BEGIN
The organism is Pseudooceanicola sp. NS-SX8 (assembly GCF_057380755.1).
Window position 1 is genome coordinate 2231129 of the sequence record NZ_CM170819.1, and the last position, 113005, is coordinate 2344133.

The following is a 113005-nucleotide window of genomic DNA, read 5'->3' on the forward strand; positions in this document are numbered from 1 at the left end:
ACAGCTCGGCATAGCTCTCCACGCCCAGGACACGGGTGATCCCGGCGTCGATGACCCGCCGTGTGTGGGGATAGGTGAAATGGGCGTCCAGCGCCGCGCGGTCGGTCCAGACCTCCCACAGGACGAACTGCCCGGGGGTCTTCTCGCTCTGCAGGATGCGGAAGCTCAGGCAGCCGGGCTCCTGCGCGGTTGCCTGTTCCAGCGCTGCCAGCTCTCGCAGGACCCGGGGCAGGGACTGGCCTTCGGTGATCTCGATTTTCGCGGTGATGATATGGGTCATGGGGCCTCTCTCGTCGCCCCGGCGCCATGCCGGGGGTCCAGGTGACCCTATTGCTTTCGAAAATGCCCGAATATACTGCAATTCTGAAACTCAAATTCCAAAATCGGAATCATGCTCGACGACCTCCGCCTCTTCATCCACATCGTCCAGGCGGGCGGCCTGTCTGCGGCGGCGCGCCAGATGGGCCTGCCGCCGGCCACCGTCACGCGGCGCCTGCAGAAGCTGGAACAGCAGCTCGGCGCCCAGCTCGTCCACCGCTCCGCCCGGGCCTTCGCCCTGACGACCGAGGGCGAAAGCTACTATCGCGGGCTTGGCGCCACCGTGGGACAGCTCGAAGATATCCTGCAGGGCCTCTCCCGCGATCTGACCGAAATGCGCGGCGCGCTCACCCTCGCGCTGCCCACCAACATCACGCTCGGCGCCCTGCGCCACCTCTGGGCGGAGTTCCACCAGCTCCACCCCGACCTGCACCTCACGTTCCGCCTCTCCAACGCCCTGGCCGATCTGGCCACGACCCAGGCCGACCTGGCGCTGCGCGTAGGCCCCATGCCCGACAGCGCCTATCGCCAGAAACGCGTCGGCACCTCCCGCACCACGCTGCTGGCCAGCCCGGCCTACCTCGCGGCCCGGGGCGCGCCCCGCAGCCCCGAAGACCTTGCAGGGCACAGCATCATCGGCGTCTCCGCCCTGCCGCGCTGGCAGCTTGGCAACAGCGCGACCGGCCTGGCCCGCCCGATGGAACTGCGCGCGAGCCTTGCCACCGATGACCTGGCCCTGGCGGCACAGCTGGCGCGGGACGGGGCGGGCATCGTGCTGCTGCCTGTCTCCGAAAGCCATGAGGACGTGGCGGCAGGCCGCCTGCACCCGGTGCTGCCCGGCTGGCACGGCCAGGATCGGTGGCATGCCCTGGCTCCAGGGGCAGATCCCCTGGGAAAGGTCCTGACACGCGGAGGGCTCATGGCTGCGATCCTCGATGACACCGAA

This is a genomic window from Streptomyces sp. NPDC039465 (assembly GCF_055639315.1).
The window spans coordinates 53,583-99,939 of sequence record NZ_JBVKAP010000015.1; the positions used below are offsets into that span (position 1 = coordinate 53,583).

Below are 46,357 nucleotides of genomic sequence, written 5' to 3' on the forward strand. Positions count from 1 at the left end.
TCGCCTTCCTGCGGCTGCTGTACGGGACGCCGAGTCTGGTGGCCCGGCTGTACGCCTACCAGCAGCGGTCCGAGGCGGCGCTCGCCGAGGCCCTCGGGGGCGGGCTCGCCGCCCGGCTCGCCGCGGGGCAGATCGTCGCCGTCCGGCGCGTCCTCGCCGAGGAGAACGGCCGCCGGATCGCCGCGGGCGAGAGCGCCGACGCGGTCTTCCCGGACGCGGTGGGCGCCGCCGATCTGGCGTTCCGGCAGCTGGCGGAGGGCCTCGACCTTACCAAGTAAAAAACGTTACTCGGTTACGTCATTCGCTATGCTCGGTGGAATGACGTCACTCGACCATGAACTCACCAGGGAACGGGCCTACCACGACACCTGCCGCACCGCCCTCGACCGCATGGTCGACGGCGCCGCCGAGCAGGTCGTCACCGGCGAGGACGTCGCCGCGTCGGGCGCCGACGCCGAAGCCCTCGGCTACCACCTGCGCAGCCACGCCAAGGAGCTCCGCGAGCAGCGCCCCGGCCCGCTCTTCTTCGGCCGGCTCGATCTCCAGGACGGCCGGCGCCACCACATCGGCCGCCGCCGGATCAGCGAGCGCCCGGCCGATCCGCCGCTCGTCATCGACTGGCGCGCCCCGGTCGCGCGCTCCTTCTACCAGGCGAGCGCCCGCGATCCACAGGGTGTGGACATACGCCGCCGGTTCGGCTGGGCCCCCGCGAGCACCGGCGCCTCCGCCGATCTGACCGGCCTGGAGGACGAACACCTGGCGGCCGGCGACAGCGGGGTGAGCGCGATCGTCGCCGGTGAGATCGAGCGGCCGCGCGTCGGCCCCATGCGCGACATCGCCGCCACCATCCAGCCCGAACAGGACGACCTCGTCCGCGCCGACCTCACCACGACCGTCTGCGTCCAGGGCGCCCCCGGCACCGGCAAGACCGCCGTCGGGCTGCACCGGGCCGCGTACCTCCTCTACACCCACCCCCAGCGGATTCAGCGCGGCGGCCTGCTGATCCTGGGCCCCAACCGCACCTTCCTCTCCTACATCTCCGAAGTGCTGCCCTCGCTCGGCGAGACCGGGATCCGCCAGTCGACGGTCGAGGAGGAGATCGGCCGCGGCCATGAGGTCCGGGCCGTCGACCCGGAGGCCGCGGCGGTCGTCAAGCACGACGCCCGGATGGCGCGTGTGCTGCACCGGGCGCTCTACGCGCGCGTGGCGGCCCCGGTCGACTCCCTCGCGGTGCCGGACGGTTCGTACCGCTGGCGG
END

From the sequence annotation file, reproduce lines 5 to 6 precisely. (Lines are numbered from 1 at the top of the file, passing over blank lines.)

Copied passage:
This is a genomic window from Streptomyces sp. NPDC039465 (assembly GCF_055639315.1).
The window spans coordinates 53,583-99,939 of sequence record NZ_JBVKAP010000015.1; the positions used below are offsets into that span (position 1 = coordinate 53,583).